As you can see green dominates and with the possible exception of hydro power in good locations, nuclear power is the lowest cost zero carbon source of electricity no matter what discount rate was used.  At 10% discount rate it has difficulty at competing with coal, but at 5% it becomes cheaper than coal. As discount rate is lowered the cost advantage of nuclear relative to other low carbon energy sources is rapidly increased. With 1.4% discount rate and a time horizon extending across generations nuclear power is cheaper than other options by a very large margin.  These results are based on the WGIII numbers and the only changes are those listed above to mainly account for differences in capacity factors. We could make the above table all green by adding a carbon price of only around 20 $/tCO2.

Maybe this discussion on the role of discount rates is simply too radical and WGIII is just following conventions? Well, not really. It is certainly not too radical for WGIII since in its 2011 SSREN report focusing on renewables WGIII gave precisely this type of comparison with 10%, 7%, and 3% discount rates (Fig 10.29 p. 844 in Chapter 10). Some of its authors were even authors of this report. Of course from SSREN report nuclear power was purged at the outset and results which might give readers funny ideas did not have to be shown. Absurdly the discussion on discount rates in this context is far more extensive in SSREN while in this report it has been brushed aside contrary to the emphasis by the authors of Chapter 3 of WGIII. We can only speculate as to why.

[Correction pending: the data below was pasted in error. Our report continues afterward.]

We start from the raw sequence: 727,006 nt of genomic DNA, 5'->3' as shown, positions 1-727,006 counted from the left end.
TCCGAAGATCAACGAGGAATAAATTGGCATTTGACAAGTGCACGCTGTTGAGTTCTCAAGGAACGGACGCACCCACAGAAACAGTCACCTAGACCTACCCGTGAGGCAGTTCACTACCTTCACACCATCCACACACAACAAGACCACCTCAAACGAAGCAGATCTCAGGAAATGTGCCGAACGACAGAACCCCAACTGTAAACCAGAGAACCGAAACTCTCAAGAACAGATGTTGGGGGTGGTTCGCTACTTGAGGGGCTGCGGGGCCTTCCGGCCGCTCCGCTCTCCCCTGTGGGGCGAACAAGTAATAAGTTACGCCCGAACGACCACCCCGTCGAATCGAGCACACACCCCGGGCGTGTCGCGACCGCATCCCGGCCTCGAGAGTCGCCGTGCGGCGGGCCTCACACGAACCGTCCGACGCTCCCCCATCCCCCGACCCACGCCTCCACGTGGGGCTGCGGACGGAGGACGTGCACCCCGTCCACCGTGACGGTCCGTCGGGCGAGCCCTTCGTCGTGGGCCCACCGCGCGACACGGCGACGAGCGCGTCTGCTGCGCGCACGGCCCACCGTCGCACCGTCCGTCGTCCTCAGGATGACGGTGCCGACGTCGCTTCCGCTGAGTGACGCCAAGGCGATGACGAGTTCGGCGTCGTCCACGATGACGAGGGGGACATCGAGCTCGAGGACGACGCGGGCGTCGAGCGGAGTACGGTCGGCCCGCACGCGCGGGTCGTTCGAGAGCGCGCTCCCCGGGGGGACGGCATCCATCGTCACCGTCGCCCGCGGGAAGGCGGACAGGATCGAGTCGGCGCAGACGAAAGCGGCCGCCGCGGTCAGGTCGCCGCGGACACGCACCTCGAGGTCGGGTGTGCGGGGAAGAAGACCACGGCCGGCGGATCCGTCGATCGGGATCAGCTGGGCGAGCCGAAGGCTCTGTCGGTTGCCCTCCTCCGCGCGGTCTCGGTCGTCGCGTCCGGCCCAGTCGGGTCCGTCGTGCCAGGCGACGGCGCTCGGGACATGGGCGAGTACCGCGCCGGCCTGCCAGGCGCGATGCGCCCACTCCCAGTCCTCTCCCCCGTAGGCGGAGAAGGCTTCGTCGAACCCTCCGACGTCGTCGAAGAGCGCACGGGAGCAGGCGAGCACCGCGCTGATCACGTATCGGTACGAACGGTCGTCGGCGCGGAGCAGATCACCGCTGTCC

To me it seems that on this issue the authors of Chapter 7 were working hard to make sure that uninformed would remain uninformed while giving a chance to say to informed ones: “We are not lying! We are open about the methodology…see annex III etc. Yeah, maybe figure 7.7 is not as clear as it could be. Thanks for the tip! Clear communication is super important and we will keep it in mind for the next assessment report! Blaah blaah blaah…” IPCC should be an expert body giving accurate evidence based material for policy discussions. Sadly in this case WGIII decided not to give this material and compromised its supposed “policy-neutrality”. In plain english, authors of Chapter 7 decided not to do their jobs since doing it would have provided facts suggesting that some mitigation policies are likely to be more effective than others. But this is what they should do! If people decide to brush the cost differences aside, that is their choice, but it is not the role of an expert to fudge figures in such a way that implications of different policy choices are hidden.

Authors of Chapter 7 did what?

Authors of Chapter 7 did what?

While the WGIII messed up the presentation of the costs that we are in a position to know fairly well, it spends a lot of time in speculating about long term costs using integrated assessment models. Since we are not able to predict the future of mankind, I do not think that these games are much more than computer generated guesses based on the preferences of whoever is doing the modeling. I think we are better of in focusing on issues that we can actually control at least to some degree. The Economists was also not very impressed about this: